Event Date/Time: Sep 27, 2008 End Date/Time: Sep 30, 2008
Registration Date: Jul 31, 2008
Abstract Submission Date: Jul 31, 2008
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Viral Vector Vaccines
Date: 28th - 30th Sep 2008

Location/Venue: Wellcome Trust Conference Centre
Wellcome Trust Genome Campus
CB10 1RQ


Viral vector vaccines represent the most rapidly growing area of vaccine development. Most of the leading vaccines in clinical development for the major infectious diseases, HIV, tuberculosis and malaria are viral vectors. For example, only two tuberculosis vaccines are reportedly in trials in the developing world, one an MVA vector and the other an adenoviral vector. Leading HIV programmes from Merck and NIH have been developing adenoviral vectors, and major European programmes include MVA vectors. Likewise, two of the leading malaria vaccine programmes are based on viral vectors.

In the cancer field at least two viral vector products are in phase III licensure trials for renal cancer and cervical neoplasia, and these are supported by major companies.

Viral vector vaccines for companion animals, mainly avipox vectors, are already on the market, and a candidate vaccine for foot and mouth disease control in cattle and pigs is an adenovirus vector. For avian influenza a fowlpox recombinant is widely used in Asia to prevent H5N1 in chickens and a MVA-based influenza vaccine aiming at cross-strain protection in humans and fowl is entering clinical trials.

Finally, numerous therapeutic vaccines for the immunotherapy of viral infections such as HIV, HBV and HCV are in clinical trials, with some initial evidence of efficacy.

However, these four fields have been developing with little contact. This meeting will encompass all four and address common challenges in taking this technology to licensure. These include manufacturing challenges, especially to ensure low cost supply for developing world and livestock markets, safety issues relating to the use of live viruses at large scale, and also environmental issues related to their release. Safety issues have been highlighted recently with the stopping of a phase IIb efficacy trial of Merck’s HIV adenovirus vaccine. Also, recent advances in immunomonitoring, especially the advent of sensitive polychromatic flow cytometry techniques, promise to advance efforts to define immune correlates of protection.

This meeting, bringing together all these fields to discuss progress, review safety issues and identify common priorities for accelerated development, should be both unique and timely.

Scientific Programme Committee:

Martin Friede - World Health Organisation

Adrian Hill - The Jenner Institute

Gary Nabel - National Institutes of Health


Immunobiology of Viral Vectors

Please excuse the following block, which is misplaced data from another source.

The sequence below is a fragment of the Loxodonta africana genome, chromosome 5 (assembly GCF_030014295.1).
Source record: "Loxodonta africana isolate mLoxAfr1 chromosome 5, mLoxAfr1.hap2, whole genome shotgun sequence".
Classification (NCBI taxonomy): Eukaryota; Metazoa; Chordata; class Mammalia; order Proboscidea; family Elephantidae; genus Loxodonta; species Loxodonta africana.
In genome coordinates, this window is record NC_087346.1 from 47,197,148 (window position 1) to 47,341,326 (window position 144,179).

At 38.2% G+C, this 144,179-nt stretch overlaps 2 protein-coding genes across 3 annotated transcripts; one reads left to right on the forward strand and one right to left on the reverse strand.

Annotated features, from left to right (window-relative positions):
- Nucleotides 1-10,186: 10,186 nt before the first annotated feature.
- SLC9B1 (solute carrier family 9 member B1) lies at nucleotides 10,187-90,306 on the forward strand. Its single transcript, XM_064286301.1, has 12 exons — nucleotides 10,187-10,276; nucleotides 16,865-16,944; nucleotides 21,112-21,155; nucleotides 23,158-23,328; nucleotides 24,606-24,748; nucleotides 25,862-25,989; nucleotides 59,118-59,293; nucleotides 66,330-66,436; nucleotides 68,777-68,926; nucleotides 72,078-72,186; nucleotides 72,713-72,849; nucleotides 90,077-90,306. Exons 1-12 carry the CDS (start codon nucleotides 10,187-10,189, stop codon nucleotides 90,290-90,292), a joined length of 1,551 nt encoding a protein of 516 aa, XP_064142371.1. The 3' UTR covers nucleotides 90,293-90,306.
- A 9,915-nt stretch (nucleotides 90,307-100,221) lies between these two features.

Immunology and Viral Diseases


Safety and Regulatory Aspects

TB and Malaria

Barriers to the Development of Vectored Vaccines

Speakers include:

David Baltimore - California Institute of Technology

Glyn Hewinson - Veterinary Laboratories Agency

Helen McShane - Jenner Institute

Andreas Neubert - IDT Biologika

Alfredo Nicosia - Okairos

Tom Richie - Naval Medical Research Center

Harriet Robinson - GeoVax Inc.

Jerald Sadoff - Aeras Global TB Vaccine Foundation

John Shiver - Merck Research Laboratories

Jim Tartaglia - SanofiPasteur

Jim Wilson - University of Pennsylvania

A conference programme will be confirmed shortly

Registration Fees:

Student No Accommodation £150
Student Twin Accommodation £235
Student Single Accommodation £285
Academic No Accommodation £250
Academic Twin Accommodation £335
Academic Single Accommodation £385
Commercial No Accommodation £350
Commercial Twin Accommodation £435
Commercial Single Accommodation £485

Registration & Abstract Deadline is 31st July 2008
Payment will be requested in full, after the registration deadline.
To register click here

The housing packages include registration, food and accommodation for the nights of the 28th and 29th September 2008. If you require additional nights this will be at an additional cost, please contact us directly for availability. The no housing package includes all costs accept accommodation. As we have limited bedrooms on-site this will be on a first come first serve basis, then delegates will be required to source their own accommodation. A daily shuttle service will be provided for those staying in Cambridge.

The meeting will include a poster session. We request that registrants abstract must be no more than 250 words and include a title, author name (s), institutions (s) and country of origin. Abstract submission and registration deadline is Thursday 31st July 2008. Please email your abstract to

After the registration and abstract deadline the scientific committee will assess your abstract and you will be notified whether you have been selected for a poster presentation. Registration fees will then be requested.

On Sunday 28th September, the meeting will open with registration at 13:30. The first session will commence at 15:00. The meeting will close late afternoon on Tuesday 30th September.


Wellcome Trust Genome Campus
United Kingdom